Breach of Fiduciary Duty

Several courts have refused to hold churches and denominational agencies liable on the basis of a breach of a fiduciary duty for the sexual misconduct of a minister.

Church Law & Tax Report

Breach of Fiduciary Duty

Several courts have refused to hold churches and denominational agencies liable on the basis of a breach of a fiduciary duty for the sexual misconduct of a minister.

Key point 10-13.2. Several courts have refused to hold churches and denominational agencies liable on the basis of a breach of a fiduciary duty for the sexual misconduct of a minister. In some cases, this result is based on First Amendment considerations.

* A Connecticut court ruled that a priest and archdiocese were not liable on the basis of a breach of a fiduciary duty for the priest’s sexual relationship with an adult woman since no fiduciary duty arose under the circumstances. A 40-year-old woman (the “plaintiff”) with a long history of psychiatric and emotional problems sought out the “advice, counsel and friendship” of a priest. At the time, the priest was serving as an associate priest at a local church and was also an employee of the archdiocese. The plaintiff did not engage in formal counseling with the priest; rather, their relationship involved mainly recreational activities such as home visits, lunch and dinner dates, shopping trips, walks on the beach and trips to see movies. According to the plaintiff, the priest provided her emotional, spiritual and friendly support and that her “whole relationship” with him was one of counseling. At some point during their association, the priest became aware of her emotional problems and, nevertheless, engaged in a sexual relationship with her. The plaintiff alleged that she eventually ended the sexual aspect of their relationship after which the priest terminated all involvement with her.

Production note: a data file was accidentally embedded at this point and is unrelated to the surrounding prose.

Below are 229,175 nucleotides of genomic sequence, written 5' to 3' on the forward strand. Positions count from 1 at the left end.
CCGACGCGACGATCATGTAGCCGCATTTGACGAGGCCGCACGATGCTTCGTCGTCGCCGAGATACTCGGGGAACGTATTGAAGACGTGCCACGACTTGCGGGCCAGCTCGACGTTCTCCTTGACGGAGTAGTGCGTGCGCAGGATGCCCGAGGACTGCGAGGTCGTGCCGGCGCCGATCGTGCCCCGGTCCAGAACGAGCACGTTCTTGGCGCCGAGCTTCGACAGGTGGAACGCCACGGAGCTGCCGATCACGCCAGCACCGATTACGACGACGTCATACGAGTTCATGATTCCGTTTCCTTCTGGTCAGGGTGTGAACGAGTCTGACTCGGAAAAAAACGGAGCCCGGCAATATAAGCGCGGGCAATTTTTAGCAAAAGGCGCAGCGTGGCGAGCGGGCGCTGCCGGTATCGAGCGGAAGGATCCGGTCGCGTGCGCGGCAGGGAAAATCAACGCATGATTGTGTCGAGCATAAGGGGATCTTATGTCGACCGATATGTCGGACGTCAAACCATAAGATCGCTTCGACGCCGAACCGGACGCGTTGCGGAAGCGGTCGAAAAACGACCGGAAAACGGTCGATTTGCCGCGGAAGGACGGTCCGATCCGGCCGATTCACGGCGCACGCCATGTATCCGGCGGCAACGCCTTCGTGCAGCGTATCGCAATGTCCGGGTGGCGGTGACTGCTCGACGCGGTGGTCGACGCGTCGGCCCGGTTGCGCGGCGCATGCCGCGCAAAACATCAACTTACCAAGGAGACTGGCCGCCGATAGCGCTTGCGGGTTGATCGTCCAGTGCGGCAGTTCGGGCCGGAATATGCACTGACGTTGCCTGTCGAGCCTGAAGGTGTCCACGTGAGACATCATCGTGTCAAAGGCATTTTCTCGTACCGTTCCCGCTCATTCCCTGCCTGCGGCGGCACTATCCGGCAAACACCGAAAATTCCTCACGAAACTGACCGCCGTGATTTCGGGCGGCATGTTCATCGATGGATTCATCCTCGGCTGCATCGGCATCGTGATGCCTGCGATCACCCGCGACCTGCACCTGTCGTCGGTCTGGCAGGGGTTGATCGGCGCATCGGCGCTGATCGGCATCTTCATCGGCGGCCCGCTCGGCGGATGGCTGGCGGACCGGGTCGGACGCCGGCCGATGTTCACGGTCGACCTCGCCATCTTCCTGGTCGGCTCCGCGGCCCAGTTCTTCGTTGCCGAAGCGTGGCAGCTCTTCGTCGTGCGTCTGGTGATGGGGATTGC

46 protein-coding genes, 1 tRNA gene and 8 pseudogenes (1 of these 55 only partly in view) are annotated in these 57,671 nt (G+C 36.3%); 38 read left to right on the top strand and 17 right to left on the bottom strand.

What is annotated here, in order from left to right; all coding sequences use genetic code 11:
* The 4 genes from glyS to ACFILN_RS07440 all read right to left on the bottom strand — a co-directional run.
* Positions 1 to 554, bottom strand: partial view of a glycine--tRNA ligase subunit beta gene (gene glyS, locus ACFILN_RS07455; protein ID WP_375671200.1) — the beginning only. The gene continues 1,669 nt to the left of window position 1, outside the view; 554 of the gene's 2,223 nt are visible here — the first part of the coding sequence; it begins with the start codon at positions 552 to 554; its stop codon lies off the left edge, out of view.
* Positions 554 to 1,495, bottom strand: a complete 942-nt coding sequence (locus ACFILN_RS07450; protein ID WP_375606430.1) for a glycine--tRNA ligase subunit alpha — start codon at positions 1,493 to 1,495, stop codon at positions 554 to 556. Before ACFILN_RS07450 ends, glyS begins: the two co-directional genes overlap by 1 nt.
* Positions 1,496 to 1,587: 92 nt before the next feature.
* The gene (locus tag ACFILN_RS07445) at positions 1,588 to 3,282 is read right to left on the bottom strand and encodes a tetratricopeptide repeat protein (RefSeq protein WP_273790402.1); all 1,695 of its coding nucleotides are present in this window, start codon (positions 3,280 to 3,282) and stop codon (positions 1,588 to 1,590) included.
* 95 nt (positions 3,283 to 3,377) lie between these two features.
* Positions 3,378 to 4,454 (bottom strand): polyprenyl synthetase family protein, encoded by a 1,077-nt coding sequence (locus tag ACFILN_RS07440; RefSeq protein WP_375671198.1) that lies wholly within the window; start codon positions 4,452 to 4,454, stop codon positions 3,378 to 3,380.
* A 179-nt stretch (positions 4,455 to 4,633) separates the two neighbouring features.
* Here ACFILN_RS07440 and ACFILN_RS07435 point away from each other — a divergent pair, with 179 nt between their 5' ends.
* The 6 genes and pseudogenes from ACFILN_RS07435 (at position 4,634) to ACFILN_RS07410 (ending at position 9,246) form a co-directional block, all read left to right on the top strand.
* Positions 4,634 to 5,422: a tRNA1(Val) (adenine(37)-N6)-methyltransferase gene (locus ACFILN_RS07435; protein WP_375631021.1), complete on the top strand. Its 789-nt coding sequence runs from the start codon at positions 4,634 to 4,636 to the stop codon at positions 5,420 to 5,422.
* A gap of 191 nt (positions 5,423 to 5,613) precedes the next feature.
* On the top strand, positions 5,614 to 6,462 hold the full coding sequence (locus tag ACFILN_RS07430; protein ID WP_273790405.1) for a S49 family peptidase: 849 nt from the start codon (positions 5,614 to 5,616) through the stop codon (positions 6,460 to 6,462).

The plaintiff sued the priest claiming that a fiduciary duty arose by virtue of the priest-parishioner relationship, and the priest breached this duty when, despite knowledge of her emotional problems, he engaged in “a close physical and intimate relationship” with her. The plaintiff also sued the archdiocese, claiming that it breached its duty to supervise the priest. Specifically, the plaintiff alleged that the archdiocese “knew or should have known that the priest had engaged in inappropriate behavior with the plaintiff” and, as a result, the archdiocese was liable for the priest’s breach of a fiduciary duty. A trial court dismissed the claims against the priest and archdiocese, and the plaintiff appealed.

Breach of a fiduciary duty

The appeals court defined a fiduciary or confidential relationship as “a relationship that is characterized by a unique degree of trust and confidence between the parties, one of whom has superior knowledge, skill or expertise and is under a duty to represent the interests of the other. The superior position of the fiduciary or dominant party affords him great opportunity for abuse of the confidence reposed in him.” The court acknowledged that “various state and federal courts” have concluded that a clergy-parishioner relationship may constitute a fiduciary relationship, but in each of those cases “something more than a general clergy-parishioner relationship was present.” For example, “the existence of a formal pastoral counseling relationship between a clergy member and a parishioner has been deemed significant in determining whether a fiduciary relationship was created. The court summarized the following precedent:

  • Colorado. (1) Court found that a fiduciary relationship existed between a clergyman and plaintiff, in part, because the clergyman had served as counselor to plaintiff. Moses v. Diocese of Colorado, 863 P.2d 310 (Colo. 1993). (2) A fiduciary duty was created when a priest undertook to counsel plaintiffs. Destefano v. Grabrian, 763 P.2d 275 (Colo. 1988).
  • Federal district court in Iowa. Court dismissed plaintiff’s breach of fiduciary duty claim because plaintiff simply alleged clergy-parishioner relationship, not counseling relationship. Doe v. Hartz, 52 F. Supp.2d 1027 (N.D. Iowa 1999).